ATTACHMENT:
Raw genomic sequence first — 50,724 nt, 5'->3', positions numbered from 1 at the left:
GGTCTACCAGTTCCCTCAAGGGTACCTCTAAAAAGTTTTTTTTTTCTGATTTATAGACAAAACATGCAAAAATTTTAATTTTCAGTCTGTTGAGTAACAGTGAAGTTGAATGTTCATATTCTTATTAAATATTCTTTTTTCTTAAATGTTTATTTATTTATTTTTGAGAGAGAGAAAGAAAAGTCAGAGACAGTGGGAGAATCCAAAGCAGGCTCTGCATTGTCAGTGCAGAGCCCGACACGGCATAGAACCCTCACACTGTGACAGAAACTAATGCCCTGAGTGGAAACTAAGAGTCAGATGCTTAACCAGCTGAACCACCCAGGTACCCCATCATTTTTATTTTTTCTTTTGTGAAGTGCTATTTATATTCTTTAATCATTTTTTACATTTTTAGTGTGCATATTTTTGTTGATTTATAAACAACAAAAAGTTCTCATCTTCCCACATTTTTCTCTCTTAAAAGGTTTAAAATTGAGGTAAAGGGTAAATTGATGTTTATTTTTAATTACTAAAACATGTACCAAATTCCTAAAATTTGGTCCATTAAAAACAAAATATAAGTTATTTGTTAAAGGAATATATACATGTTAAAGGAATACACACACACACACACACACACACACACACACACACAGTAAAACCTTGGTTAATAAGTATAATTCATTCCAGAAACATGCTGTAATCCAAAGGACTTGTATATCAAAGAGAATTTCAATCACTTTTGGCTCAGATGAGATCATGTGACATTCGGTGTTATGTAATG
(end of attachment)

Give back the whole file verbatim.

Raw genomic sequence first — 50,724 nt, 5'->3', positions numbered from 1 at the left:
GGTCTACCAGTTCCCTCAAGGGTACCTCTAAAAAGTTTTTTTTTTCTGATTTATAGACAAAACATGCAAAAATTTTAATTTTCAGTCTGTTGAGTAACAGTGAAGTTGAATGTTCATATTCTTATTAAATATTCTTTTTTCTTAAATGTTTATTTATTTATTTTTGAGAGAGAGAAAGAAAAGTCAGAGACAGTGGGAGAATCCAAAGCAGGCTCTGCATTGTCAGTGCAGAGCCCGACACGGCATAGAACCCTCACACTGTGACAGAAACTAATGCCCTGAGTGGAAACTAAGAGTCAGATGCTTAACCAGCTGAACCACCCAGGTACCCCATCATTTTTATTTTTTCTTTTGTGAAGTGCTATTTATATTCTTTAATCATTTTTTACATTTTTAGTGTGCATATTTTTGTTGATTTATAAACAACAAAAAGTTCTCATCTTCCCACATTTTTCTCTCTTAAAAGGTTTAAAATTGAGGTAAAGGGTAAATTGATGTTTATTTTTAATTACTAAAACATGTACCAAATTCCTAAAATTTGGTCCATTAAAAACAAAATATAAGTTATTTGTTAAAGGAATATATACATGTTAAAGGAATACACACACACACACACACACACACACACACACACACAGTAAAACCTTGGTTAATAAGTATAATTCATTCCAGAAACATGCTGTAATCCAAAGGACTTGTATATCAAAGAGAATTTCAATCACTTTTGGCTCAGATGAGATCATGTGACATTCGGTGTTATGTAATG